Adam Goldberg plays Adrian, an Adam Goldberg-type… you know, he is scowly, moody, full of disdain for humanity in general, and explodes with rat-tat-tat verbosity about how he is obviously the smartest one in the room. In a word, he is a pretentious ultra-urban snob. This time he is a musician that makes such edgy random “music” (clatterings, yowling, kicking of buckets, rattling of chains) that is so grating that only a handful of people show up to his group’s performances.
Out of duty, his brother Josh (Eion Bailey) is at a performance with a maybe-date Madeleine (Marley Shelton), a hot chick who happens to run a gallery, and wears exceptionally loud fashion-forward clothing (my favorite recurring joke in the film). Josh, is, in fact, a more successful artist than Adrian: Josh is a painter who is mass producing art for a hotel chain. The film kind of mocks Josh and his paintings that all look the same, but he feels passion for his work, even though in the art world he is not taken seriously. But does that mean he is a lesser of an artist simply because his work is accessible? Madeleine, however, is impressed with Adrian’s noise, describing her emotions towards it (as art) surprisingly eloquently. Madeleine and Adrian end up in bed.
And that’s where (Untitled) kind of lost me. It attempts to break down the definition of art by mocking crazy-town artists like the Vinnie Jones character Ray Barko, who hangs bovine from the ceiling bedecked in pearl necklaces, or a recluse named Monroe (Ptolemy Slocum) whom Madeleine “discovers” when he presents a thumbtack pressed into a white wall (so… challenging!). A software millionaire collects art simply for investment purposes, leaving an apartment of ridiculous hangings, unusable furniture, and other distracting knick-knacks. And while they are all being mocked, I’m assuming we are supposed to believe that Adrian is the true artist here, when in fact I found his brother Josh to be the only sympathetic one in the group.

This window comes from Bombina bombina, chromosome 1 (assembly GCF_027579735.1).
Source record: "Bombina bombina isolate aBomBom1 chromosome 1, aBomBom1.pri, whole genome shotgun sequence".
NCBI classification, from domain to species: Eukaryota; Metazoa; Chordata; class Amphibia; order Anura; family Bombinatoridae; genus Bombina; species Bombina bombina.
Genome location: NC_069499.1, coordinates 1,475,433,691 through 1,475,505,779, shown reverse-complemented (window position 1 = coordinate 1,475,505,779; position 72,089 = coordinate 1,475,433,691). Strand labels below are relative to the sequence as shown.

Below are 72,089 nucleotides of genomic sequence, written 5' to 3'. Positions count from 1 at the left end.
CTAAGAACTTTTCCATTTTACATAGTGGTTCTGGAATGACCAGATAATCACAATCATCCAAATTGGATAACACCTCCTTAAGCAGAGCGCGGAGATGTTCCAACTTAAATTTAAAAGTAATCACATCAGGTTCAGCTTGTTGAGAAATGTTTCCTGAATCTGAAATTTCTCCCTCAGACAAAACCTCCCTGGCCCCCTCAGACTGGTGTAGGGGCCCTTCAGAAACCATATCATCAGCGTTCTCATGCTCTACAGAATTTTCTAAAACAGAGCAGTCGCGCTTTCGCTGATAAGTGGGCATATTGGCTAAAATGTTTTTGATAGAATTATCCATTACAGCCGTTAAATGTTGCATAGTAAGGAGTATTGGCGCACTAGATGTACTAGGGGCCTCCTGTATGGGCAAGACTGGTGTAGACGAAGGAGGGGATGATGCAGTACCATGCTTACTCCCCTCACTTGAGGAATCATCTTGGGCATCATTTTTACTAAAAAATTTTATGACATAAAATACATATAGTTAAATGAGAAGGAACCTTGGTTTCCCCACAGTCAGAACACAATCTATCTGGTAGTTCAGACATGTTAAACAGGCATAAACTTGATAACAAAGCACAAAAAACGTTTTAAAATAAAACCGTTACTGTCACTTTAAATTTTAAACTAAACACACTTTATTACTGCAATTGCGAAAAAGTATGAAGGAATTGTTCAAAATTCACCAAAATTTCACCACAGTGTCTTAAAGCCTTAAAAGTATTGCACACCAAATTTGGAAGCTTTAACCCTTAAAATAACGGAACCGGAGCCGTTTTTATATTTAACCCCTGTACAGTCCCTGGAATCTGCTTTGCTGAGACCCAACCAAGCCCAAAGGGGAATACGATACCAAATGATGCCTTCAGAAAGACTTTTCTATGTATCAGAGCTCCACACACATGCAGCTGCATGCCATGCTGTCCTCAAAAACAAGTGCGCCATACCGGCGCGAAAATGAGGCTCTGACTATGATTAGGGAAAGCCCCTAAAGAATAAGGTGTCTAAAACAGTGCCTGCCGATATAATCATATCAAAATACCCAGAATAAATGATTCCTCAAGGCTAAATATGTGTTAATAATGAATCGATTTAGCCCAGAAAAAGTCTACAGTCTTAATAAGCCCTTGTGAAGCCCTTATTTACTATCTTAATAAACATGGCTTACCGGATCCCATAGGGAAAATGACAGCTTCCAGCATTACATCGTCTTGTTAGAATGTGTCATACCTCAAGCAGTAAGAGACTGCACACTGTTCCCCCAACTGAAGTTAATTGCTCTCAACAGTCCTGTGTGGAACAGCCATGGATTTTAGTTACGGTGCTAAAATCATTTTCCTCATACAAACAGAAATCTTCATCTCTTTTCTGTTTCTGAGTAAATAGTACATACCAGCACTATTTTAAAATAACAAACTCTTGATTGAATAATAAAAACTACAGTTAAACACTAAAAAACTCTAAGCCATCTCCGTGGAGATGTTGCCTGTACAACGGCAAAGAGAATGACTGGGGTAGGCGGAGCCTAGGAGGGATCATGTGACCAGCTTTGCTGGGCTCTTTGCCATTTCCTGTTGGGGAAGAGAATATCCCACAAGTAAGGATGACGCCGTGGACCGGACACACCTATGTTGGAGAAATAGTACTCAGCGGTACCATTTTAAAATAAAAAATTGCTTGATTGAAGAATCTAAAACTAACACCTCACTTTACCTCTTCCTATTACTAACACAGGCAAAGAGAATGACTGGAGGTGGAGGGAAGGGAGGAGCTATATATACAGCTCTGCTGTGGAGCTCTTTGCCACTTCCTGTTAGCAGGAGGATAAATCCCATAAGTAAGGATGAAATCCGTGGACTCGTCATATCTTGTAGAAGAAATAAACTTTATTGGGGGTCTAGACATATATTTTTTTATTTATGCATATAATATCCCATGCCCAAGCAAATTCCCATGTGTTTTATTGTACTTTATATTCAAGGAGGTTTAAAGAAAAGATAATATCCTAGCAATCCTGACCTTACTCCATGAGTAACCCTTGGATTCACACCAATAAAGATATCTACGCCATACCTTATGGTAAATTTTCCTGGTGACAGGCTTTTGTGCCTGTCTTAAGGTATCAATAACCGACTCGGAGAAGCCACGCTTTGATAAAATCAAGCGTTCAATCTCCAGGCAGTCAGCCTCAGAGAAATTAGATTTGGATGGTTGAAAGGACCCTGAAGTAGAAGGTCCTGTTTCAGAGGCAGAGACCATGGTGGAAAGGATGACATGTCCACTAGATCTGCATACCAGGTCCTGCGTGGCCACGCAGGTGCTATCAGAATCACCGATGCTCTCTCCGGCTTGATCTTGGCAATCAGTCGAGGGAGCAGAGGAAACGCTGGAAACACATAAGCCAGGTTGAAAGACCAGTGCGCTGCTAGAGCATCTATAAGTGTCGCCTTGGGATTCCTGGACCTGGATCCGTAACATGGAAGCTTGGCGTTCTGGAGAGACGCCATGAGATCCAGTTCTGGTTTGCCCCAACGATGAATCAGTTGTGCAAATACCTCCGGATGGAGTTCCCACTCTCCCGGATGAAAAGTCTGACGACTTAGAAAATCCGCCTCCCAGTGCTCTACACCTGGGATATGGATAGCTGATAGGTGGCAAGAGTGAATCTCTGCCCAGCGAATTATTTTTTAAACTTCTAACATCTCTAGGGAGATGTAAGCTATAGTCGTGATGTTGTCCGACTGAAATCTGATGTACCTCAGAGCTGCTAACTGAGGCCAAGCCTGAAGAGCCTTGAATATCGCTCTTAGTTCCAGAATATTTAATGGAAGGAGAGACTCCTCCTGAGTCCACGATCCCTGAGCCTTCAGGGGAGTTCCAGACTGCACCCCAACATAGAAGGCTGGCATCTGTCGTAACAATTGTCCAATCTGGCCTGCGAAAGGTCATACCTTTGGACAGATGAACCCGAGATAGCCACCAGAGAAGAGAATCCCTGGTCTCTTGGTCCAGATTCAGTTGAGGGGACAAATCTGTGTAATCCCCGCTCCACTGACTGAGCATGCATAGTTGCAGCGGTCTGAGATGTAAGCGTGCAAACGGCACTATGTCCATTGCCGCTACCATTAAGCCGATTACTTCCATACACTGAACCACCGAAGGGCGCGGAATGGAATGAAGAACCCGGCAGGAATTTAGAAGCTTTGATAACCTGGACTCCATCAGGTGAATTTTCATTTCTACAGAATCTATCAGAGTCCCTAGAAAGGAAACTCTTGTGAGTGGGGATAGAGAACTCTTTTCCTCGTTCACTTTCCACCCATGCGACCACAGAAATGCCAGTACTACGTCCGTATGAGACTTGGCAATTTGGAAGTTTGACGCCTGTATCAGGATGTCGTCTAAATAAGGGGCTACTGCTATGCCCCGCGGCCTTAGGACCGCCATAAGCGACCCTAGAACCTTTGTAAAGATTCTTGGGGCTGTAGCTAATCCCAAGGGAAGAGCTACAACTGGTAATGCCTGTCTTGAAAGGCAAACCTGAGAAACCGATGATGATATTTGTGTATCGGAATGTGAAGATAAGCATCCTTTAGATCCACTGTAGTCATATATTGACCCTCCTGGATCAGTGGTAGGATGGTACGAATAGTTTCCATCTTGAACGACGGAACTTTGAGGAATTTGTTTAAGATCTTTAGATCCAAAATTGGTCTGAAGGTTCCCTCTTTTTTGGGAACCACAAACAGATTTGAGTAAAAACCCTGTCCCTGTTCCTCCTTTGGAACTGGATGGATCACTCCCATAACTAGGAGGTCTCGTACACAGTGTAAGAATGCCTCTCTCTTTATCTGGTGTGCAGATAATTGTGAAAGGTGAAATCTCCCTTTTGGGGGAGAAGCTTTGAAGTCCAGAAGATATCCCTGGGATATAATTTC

When Adrian hits a wall (with one of his singers snapping, “Who’s writing this shit? It’s stupid! It’s shit!”), regroups, then gets a creative spring in his step… it turns out he starts composing what sounds like… music? Does that mean he’s a sellout? Is creating art the others may actually like really all that bad?
So, what is art? Strangely, Madeleine’s nice speech about finding meaning and emotion in creativity through art is completely cancelled out by the rest of the film. (Untitled) wants to mock what it seems to be wanting to celebrate, but its message ends up just being uneven, and it just doesn’t work.